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The Chatham-Kent Black Historical Society & Black Mecca Museum shares the story of Chatham’s Black community beginning at the end of the 18th century until the present day. In the early 1800’s Black families began to settle along McGregor’s Creek and by the 1850 the village of Chatham, then known as “the Forks” was almost one-third Black. Rev. Richard R. Disney is quoted as saying: “Chatham was not a Mecca only. In a broader and truer sense, it was the Coloured Man’s Paris.” Once here, Blacks in Chatham thrived in business, education, medicine, sports, literary and cultural arts. News of their success attracted Blacks to the area from across North America.

The Chatham-Kent Black Historical Society & Black Mecca Museum features displays that contain a wealth of information, local artifacts and genealogical information on the achievements and struggles of Blacks in early Chatham. Visitors to the museum can also experience a guided walking tour of the surrounding area, discovering the streets and places where people like Mary Ann Shadd Cary, Martin Delany and John Brown once walked. 


The BME Freedom Park is located on the former site of Chatham’s BME Church. In response to the growing tensions surrounding slavery in the United States, Canadians formally established Chatham’s British Methodist Episcopal Church in 1856. In 1983 the church was designated a heritage building by the municipality because of its historical significance as one of the earliest religious institutions owned and governed by former slaves who escaped to and settled in Canada. In 1989 however the BME Church was demolished due to disrepair and the lot remained vacant until the BME Freedom Park was established.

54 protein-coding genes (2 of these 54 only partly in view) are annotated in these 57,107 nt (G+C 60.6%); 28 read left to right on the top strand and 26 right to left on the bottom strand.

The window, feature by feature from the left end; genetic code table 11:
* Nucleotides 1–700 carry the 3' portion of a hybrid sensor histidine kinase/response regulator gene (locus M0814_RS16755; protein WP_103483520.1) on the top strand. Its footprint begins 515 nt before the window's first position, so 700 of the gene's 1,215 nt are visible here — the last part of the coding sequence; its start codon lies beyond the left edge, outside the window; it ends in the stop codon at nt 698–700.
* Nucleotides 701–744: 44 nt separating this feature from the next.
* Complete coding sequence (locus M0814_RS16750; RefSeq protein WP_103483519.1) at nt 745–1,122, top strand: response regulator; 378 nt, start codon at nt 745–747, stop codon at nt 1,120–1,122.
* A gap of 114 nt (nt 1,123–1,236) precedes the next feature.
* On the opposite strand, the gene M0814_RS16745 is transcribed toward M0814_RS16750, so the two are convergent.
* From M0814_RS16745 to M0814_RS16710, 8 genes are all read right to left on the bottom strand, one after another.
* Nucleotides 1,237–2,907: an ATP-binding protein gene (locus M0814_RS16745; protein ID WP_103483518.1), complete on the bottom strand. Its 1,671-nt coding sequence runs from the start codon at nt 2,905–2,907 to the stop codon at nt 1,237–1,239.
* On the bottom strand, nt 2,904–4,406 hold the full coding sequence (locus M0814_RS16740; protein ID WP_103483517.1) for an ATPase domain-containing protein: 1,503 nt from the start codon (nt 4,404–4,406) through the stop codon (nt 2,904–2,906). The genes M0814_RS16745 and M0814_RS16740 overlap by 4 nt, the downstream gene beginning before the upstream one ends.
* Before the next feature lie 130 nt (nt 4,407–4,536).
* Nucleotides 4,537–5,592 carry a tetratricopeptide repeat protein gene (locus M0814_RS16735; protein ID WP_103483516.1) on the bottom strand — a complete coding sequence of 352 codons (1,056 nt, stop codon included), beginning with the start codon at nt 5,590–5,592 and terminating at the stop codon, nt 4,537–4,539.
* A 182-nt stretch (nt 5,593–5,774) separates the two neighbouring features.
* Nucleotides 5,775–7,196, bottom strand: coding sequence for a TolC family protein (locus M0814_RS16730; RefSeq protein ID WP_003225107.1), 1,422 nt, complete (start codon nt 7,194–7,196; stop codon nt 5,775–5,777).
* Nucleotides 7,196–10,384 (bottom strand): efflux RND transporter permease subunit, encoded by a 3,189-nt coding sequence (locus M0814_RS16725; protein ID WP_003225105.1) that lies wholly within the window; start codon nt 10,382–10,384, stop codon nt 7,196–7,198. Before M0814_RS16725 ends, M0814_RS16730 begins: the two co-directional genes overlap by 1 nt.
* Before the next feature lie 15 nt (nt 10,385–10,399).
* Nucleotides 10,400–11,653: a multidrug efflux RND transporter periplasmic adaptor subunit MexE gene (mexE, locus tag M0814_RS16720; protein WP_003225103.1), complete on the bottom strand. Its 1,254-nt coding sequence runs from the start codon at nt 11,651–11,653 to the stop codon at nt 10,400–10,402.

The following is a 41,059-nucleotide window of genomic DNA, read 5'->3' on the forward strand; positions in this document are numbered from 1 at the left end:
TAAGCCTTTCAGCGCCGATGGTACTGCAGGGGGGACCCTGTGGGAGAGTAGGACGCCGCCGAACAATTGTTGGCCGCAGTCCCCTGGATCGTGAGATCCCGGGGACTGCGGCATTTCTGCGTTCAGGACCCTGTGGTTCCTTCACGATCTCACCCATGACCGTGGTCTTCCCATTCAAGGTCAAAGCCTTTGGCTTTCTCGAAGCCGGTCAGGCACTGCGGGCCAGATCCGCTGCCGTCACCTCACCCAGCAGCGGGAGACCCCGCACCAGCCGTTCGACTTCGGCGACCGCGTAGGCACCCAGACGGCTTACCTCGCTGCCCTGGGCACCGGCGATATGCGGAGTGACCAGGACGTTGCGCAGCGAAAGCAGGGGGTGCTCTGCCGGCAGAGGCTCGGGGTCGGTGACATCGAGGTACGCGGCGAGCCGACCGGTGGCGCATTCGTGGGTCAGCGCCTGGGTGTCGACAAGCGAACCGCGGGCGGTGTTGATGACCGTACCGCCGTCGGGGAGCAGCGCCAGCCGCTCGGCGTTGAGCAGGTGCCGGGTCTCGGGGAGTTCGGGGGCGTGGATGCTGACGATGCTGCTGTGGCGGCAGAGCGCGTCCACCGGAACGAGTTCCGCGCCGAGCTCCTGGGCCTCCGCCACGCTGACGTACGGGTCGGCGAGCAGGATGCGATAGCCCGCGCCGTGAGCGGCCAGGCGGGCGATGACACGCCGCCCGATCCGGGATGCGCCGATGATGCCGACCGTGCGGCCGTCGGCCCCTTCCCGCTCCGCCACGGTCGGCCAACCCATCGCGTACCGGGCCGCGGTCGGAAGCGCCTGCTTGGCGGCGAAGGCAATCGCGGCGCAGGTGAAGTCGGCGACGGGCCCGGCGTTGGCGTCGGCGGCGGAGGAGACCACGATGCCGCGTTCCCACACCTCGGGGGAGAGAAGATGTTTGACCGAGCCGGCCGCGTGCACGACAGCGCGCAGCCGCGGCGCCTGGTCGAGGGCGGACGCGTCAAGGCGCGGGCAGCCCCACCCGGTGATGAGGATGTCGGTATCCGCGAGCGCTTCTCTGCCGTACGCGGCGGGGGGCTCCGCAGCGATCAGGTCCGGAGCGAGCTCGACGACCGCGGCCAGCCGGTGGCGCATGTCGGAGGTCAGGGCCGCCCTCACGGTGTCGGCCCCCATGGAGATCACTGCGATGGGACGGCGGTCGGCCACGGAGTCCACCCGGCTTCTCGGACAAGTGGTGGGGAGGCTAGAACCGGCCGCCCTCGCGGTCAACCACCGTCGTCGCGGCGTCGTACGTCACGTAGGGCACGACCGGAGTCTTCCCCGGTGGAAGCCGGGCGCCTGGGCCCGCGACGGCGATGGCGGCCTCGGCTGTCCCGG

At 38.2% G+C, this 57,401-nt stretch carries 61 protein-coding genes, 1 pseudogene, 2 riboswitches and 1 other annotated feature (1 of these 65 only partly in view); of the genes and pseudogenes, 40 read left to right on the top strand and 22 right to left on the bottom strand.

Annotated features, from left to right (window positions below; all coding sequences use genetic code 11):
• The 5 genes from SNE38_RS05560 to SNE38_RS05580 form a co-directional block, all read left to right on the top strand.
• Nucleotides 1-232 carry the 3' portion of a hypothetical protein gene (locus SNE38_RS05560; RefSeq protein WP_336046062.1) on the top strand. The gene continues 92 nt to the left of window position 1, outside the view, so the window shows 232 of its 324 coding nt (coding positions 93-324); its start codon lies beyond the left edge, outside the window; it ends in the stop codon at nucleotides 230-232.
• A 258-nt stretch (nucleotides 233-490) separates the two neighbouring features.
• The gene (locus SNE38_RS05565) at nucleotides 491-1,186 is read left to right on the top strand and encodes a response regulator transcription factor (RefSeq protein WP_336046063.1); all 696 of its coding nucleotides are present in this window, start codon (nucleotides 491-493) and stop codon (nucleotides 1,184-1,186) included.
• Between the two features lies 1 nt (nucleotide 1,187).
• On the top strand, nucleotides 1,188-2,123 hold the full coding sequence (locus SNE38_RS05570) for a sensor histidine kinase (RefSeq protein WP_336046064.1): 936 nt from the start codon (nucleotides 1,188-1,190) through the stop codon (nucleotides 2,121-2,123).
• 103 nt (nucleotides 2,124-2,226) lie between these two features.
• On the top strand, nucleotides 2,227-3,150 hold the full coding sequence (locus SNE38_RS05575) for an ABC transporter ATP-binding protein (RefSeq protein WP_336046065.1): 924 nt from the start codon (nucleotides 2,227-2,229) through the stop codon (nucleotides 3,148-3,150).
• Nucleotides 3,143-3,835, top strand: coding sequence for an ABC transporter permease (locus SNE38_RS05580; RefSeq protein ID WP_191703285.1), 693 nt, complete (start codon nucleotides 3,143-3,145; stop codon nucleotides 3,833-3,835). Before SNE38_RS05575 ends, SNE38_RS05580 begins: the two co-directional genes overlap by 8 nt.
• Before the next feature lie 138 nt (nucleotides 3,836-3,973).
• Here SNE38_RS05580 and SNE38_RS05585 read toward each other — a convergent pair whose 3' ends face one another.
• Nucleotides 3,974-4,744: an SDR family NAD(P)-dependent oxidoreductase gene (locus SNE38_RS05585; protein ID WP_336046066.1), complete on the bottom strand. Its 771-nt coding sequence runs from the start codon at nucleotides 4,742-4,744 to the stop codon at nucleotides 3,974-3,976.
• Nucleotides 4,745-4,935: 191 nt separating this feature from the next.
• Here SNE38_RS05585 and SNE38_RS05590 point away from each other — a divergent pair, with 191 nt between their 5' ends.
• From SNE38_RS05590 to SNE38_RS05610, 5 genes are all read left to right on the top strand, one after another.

The park, developed in conjunction with the Chatham-Kent Black Historical Society, East Side Pride, University of Guelph Ridgetown Campus and the Municipality of Chatham-Kent, was officially opened in 2009. The park’s focal point is the bronze bust of Mary Ann Shadd Cary, sculpted by Artis Shreve Lane.

Head Contact: Samantha Meredith, Executive Director-Curator

Gilbert Dickey spent 35 years of life enslaved in North Carolina. The interview with Benjamin Drew outlines his struggle as a slave, while demonstrating the physical and mental toll he had on his life.